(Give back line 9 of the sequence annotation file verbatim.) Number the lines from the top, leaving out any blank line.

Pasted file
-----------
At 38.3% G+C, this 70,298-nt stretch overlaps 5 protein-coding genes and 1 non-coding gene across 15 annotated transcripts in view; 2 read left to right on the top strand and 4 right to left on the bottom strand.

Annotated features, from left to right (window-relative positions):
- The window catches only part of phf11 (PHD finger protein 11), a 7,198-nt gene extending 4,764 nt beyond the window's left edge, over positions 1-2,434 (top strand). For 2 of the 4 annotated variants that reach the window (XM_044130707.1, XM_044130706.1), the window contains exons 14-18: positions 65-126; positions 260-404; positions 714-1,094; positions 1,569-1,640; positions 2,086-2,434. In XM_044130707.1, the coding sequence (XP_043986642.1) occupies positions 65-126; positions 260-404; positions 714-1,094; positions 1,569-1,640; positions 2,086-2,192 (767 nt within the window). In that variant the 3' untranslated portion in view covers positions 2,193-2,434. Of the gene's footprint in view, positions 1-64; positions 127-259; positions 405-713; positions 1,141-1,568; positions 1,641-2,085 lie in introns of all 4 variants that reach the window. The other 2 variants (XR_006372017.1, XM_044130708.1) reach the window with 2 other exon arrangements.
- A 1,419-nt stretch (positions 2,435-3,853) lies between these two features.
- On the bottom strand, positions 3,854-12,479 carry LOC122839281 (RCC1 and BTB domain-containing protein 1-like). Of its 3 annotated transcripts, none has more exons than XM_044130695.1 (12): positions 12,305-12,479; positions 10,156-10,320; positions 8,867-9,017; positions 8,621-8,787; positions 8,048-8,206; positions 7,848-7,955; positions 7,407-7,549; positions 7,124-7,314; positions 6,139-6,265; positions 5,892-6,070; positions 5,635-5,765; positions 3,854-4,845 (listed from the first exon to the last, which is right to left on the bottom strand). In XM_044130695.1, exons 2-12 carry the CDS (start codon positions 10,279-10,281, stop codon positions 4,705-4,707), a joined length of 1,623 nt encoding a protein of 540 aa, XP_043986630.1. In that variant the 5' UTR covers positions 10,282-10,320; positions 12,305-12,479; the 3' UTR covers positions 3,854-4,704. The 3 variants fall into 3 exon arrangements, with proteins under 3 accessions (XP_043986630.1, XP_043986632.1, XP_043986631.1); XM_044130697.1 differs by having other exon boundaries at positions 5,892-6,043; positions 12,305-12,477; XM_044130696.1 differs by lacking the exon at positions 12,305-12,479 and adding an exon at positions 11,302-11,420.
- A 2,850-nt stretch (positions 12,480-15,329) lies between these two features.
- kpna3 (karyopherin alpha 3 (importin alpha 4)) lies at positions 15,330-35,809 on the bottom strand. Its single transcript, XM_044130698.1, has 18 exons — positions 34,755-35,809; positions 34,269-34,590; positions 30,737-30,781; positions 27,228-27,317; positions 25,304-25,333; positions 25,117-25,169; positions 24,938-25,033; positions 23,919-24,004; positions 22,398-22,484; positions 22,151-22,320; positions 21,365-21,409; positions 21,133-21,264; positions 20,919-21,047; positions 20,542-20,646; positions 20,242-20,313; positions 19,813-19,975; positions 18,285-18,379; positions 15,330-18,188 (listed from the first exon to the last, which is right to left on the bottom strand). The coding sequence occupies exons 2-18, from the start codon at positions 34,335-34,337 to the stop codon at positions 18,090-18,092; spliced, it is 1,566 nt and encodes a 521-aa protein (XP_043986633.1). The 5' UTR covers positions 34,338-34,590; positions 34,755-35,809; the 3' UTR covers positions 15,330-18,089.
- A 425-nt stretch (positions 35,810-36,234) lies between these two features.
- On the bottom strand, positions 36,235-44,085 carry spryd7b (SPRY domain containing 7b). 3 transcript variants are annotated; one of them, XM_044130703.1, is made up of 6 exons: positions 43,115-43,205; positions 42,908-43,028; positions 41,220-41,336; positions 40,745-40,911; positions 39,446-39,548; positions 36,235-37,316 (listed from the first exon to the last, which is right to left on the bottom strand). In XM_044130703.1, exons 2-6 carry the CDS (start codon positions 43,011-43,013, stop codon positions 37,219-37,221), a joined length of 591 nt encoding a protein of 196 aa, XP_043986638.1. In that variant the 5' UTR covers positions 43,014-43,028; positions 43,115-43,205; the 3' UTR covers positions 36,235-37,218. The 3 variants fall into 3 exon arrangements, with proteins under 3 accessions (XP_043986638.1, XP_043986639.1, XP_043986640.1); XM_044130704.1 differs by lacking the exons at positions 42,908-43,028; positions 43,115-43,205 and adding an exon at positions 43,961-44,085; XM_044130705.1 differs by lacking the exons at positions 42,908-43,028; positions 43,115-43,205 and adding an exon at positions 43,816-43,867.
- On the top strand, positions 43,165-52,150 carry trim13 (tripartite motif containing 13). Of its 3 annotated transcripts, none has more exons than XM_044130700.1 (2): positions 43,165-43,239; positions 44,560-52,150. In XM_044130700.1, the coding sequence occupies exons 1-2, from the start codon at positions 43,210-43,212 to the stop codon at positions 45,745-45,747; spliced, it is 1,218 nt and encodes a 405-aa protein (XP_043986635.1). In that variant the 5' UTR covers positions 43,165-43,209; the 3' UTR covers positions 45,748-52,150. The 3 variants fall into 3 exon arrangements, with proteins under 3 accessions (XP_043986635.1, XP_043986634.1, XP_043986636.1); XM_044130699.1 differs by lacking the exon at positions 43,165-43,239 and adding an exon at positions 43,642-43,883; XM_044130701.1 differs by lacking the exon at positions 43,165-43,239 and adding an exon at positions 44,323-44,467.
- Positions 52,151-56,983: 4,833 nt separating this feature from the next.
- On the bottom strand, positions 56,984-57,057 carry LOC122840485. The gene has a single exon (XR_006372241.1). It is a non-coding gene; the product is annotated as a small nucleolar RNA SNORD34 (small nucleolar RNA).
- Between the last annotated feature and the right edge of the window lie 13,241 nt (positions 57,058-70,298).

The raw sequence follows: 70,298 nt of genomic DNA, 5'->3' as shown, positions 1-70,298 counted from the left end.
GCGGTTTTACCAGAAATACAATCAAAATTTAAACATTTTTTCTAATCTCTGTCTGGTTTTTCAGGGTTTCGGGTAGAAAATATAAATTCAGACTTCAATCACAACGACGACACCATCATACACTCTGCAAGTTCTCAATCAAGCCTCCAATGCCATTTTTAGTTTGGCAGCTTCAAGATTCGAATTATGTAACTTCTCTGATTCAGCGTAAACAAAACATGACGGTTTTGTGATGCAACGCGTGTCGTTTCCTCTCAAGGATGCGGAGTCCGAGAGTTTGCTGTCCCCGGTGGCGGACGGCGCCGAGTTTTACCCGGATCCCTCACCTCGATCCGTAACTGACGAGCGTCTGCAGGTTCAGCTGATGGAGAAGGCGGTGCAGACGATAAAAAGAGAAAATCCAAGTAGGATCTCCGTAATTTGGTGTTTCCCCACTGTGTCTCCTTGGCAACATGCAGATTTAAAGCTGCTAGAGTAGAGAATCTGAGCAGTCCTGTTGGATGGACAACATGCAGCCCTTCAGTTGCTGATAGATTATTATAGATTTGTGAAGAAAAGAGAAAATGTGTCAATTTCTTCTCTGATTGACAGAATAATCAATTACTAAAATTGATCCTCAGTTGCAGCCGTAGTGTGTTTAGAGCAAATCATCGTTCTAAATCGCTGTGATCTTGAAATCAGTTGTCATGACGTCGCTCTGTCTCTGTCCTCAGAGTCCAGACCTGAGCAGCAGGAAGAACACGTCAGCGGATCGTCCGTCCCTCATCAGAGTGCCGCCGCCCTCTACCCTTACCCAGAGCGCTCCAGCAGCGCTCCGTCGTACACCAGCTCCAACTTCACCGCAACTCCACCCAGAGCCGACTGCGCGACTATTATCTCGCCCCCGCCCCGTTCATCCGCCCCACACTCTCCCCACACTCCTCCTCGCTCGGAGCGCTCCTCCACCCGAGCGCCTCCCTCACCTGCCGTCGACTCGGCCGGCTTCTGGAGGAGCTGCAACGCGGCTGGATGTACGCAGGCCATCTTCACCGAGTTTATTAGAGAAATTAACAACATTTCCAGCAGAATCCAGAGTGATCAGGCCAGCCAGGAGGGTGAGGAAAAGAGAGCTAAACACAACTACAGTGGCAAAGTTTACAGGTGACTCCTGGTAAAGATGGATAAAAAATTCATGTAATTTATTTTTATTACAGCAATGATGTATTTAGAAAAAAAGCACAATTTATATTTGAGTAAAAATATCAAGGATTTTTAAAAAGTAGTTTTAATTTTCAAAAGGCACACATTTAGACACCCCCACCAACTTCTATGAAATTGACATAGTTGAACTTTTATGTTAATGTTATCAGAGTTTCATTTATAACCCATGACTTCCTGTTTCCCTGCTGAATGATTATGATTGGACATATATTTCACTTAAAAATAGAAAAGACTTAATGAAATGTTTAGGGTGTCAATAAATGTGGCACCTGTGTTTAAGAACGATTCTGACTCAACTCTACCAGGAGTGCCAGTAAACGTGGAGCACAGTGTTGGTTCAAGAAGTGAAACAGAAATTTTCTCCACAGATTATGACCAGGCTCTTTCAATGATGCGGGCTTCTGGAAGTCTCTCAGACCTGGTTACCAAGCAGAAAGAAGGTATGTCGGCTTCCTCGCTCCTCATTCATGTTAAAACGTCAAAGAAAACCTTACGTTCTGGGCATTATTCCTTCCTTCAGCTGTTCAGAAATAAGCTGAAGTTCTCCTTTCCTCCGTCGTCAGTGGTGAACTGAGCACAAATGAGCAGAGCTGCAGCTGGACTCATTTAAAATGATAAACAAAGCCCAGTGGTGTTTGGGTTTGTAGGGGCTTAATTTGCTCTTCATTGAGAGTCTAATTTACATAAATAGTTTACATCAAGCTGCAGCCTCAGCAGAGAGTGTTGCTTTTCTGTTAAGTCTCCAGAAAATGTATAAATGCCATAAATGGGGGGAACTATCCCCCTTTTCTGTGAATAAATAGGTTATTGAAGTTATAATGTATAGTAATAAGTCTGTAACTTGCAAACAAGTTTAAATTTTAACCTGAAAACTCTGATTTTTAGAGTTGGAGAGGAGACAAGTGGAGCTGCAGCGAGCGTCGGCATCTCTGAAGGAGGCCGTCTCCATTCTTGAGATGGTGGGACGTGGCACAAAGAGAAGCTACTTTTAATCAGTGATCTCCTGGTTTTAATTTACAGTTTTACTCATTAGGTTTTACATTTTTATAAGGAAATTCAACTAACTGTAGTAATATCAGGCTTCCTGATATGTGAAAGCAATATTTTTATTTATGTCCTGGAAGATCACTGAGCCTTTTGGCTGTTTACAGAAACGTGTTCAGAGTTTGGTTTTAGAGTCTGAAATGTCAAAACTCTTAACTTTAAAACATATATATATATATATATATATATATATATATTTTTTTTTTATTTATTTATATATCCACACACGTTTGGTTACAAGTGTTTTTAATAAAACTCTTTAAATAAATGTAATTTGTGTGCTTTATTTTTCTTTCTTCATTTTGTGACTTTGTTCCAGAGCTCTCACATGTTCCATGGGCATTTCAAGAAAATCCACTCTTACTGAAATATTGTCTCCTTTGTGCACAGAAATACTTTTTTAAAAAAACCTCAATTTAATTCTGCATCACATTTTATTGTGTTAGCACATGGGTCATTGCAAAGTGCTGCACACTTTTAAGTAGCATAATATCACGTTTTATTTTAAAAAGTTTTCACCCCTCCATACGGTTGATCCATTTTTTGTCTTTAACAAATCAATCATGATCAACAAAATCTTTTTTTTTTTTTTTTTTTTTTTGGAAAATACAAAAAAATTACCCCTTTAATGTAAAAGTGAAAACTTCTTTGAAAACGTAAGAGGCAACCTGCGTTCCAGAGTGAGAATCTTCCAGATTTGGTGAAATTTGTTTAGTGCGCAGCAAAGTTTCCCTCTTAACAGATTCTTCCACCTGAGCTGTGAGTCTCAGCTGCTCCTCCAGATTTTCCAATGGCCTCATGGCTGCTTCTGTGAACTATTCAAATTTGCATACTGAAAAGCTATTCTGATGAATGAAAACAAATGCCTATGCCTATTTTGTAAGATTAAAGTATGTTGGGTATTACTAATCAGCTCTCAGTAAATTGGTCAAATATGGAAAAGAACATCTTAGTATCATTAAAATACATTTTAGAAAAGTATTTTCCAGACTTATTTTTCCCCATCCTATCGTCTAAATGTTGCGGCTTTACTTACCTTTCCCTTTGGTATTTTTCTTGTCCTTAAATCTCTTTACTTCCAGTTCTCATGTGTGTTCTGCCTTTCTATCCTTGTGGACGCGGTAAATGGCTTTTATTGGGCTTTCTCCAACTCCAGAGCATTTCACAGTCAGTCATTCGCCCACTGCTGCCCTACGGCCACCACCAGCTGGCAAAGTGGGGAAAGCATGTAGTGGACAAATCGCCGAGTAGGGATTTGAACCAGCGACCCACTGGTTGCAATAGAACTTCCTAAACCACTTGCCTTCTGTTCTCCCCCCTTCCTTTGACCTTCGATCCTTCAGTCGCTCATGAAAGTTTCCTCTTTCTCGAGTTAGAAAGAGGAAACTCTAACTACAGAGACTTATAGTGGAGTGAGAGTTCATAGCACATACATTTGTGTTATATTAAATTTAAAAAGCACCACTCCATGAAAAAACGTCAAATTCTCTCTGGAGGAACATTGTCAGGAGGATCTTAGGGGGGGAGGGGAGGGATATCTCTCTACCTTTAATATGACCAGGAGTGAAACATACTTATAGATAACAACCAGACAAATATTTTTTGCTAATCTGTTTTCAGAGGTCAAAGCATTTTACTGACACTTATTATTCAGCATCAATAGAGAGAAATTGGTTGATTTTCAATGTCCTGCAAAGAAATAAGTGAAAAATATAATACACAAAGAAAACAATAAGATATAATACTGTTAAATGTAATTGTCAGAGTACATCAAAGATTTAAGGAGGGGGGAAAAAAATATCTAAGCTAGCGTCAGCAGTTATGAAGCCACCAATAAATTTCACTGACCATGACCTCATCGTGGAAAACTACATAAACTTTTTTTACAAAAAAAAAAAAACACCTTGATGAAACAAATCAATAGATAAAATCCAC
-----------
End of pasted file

- On the bottom strand, positions 36,235-44,085 carry spryd7b (SPRY domain containing 7b). 3 transcript variants are annotated; one of them, XM_044130703.1, is made up of 6 exons: positions 43,115-43,205; positions 42,908-43,028; positions 41,220-41,336; positions 40,745-40,911; positions 39,446-39,548; positions 36,235-37,316 (listed from the first exon to the last, which is right to left on the bottom strand). In XM_044130703.1, exons 2-6 carry the CDS (start codon positions 43,011-43,013, stop codon positions 37,219-37,221), a joined length of 591 nt encoding a protein of 196 aa, XP_043986638.1. In that variant the 5' UTR covers positions 43,014-43,028; positions 43,115-43,205; the 3' UTR covers positions 36,235-37,218. The 3 variants fall into 3 exon arrangements, with proteins under 3 accessions (XP_043986638.1, XP_043986639.1, XP_043986640.1); XM_044130704.1 differs by lacking the exons at positions 42,908-43,028; positions 43,115-43,205 and adding an exon at positions 43,961-44,085; XM_044130705.1 differs by lacking the exons at positions 42,908-43,028; positions 43,115-43,205 and adding an exon at positions 43,816-43,867.